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Is it too easy to get hold of Antibiotics?

By December 02, 2017

Large number of pills and capsules

On our daily walk this week I noticed a poster at the bus stop about antibiotics and only taking them when needed, otherwise you're putting your family at risk. A few days later I saw an advert on TV promoting the same thing.

These adverts are part of the Government's 'Keep Antibiotics Working' campaign which was launched in October to tackle the growing resistance of antimicrobial. As part of the campaign the Government aims to reduce the inappropriate prescribing of antibiotics in the UK in half by 2020.

With that in mind you'd think doctors would think twice before dishing out antibiotics to patients, wouldn't you? However, in my recent experience this is not the case at all.

red and white capsule with red eyes

I'm prone to getting UTIs and this is where I've found doctors will prescribe antibiotics with very little investigation. A few weeks after my daughter was born, I went to see my GP regarding a possible UTI, she didn't take a sample, instead she took my word for it and prescribed me antibiotics immediately.

Then, a few weeks ago, I was diagnosed with another UTI at an out of hours clinic. The doctor prescribed me antibiotics for 3 days, but actually gave me 7 days worth of tablets. Roll on to this week and the symptoms of a UTI came back again. This time I had a phone consultation with my doctor who in less than 2 minutes prescribed me with 5 days' worth of antibiotics. Again, no test was done to confirm that my symptoms are indeed related to a UTI.

It does concern me how many times I've taken a course of antibiotics in the past 6 months, particularly now with this Government campaign that's been advertised everywhere. I trust that the doctors I'm seeing and speaking to are doing the right thing by prescribing me these tablets, but another part of me wonders whether it's quicker, easier and less hassle for them to go off what I say my symptoms are rather than hang around waiting for me to do a sample which they'll then have to test and so on when there's a waiting room full of people sill to be seen.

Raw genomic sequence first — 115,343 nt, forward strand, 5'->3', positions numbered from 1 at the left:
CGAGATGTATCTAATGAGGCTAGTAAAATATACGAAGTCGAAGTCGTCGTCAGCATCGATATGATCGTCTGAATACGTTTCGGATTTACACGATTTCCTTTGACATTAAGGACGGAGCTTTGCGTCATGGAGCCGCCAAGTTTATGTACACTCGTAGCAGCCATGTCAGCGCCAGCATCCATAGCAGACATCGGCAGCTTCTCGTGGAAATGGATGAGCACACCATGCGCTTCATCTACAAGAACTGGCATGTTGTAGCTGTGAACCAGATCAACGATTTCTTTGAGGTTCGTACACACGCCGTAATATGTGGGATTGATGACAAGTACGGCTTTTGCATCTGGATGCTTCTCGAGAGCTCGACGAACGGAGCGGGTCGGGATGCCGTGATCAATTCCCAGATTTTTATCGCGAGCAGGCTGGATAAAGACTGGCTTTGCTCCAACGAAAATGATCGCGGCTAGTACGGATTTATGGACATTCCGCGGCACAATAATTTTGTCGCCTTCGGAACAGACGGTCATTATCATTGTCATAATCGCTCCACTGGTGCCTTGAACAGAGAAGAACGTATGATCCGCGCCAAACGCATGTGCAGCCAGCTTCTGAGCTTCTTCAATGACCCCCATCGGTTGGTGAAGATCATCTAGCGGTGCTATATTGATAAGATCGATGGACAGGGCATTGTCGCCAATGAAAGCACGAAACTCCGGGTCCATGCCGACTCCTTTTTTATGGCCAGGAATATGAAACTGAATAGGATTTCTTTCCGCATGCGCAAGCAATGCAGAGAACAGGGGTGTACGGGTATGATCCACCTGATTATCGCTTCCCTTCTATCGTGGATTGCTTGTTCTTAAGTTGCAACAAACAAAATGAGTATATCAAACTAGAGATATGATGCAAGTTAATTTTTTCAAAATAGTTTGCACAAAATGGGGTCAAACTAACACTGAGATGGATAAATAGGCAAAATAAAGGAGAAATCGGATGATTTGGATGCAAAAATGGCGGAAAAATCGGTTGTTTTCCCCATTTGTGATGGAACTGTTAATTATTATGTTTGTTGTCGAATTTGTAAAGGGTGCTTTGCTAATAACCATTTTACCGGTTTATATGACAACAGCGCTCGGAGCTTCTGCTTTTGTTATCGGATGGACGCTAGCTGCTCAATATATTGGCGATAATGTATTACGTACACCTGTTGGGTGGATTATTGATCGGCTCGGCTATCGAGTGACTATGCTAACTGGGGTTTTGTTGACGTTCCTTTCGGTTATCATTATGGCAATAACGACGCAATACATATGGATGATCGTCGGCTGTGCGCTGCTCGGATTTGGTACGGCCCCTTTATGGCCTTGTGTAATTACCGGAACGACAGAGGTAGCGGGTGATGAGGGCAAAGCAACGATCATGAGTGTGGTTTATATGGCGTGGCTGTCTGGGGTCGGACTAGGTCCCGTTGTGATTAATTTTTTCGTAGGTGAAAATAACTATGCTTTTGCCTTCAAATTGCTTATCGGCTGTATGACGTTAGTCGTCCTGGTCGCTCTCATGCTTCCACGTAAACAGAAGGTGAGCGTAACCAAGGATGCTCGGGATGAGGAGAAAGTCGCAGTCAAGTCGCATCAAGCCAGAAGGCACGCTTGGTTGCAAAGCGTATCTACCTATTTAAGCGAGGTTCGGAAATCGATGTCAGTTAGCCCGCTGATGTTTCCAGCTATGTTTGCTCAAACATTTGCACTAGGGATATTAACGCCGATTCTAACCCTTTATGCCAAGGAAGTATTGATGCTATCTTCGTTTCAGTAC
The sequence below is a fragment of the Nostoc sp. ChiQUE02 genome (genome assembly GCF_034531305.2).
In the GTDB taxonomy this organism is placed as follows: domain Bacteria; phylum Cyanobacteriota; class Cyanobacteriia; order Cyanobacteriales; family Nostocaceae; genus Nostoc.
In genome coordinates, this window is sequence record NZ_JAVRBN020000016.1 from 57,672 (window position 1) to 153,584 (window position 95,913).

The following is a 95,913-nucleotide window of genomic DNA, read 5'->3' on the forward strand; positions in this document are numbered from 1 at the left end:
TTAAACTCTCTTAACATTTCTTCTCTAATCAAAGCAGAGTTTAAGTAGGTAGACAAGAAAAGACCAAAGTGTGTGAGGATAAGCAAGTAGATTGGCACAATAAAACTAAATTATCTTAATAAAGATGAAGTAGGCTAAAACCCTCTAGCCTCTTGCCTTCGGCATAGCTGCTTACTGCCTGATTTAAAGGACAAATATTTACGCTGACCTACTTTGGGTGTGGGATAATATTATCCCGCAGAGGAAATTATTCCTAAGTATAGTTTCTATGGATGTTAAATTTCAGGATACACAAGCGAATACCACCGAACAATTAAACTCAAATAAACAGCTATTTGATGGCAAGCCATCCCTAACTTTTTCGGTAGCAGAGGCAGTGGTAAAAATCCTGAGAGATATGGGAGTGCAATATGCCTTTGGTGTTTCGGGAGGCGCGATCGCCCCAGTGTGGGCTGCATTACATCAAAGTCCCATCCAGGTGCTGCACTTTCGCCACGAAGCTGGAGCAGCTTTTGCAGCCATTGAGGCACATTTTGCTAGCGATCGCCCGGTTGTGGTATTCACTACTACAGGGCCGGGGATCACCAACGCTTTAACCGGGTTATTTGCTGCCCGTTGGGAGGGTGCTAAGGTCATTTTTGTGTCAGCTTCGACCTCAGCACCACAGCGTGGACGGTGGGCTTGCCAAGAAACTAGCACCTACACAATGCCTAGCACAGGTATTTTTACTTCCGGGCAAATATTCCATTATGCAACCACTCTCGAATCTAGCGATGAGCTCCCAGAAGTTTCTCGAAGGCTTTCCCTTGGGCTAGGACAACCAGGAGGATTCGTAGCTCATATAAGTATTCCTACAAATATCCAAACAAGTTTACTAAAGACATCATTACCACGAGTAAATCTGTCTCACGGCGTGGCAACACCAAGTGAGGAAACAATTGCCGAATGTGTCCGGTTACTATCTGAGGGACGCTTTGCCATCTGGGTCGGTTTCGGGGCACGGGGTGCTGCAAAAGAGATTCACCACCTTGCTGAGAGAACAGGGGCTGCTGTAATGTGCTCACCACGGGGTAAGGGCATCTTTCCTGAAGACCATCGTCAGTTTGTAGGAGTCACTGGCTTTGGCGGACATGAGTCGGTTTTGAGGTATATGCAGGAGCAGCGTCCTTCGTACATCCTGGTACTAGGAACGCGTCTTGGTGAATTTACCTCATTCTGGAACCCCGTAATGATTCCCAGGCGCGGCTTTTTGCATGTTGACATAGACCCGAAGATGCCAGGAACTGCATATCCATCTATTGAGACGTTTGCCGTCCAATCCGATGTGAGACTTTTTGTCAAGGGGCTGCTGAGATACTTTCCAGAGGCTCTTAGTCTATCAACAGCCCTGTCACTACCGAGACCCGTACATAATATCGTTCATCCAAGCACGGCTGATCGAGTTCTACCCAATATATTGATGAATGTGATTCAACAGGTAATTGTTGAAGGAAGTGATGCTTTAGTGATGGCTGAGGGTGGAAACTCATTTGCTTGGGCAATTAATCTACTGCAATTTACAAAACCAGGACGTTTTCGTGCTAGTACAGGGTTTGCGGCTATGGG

There was also a time a few years ago when I visited my GP on a Friday evening with possible tonsillitis. He said I didn't have it, but still prescribed me antibiotics and made me promise to only take them after the weekend if I was still feeling unwell. Surely, this isn't the way the NHS should be working! In the end I didn't need the antibiotics and I disposed of the prescription, but what if other patients weren't like me and took them just because they had them? In my opinion, working with GPs and local NHS trusts is definitely an area where the Government need to spend their time.

What's your experience of obtaining antibiotics? Does your GP prescribe them to you easily or do they suggest other medications first?

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  1. It’s so easy for me to get antibiotics.
    The first time I got a UTI, the doctor didn’t even do a sample. He just said, it’s a UTI and prescribed it.


    1. It does worry me how easily some of us can get hold of them. Thanks for commenting.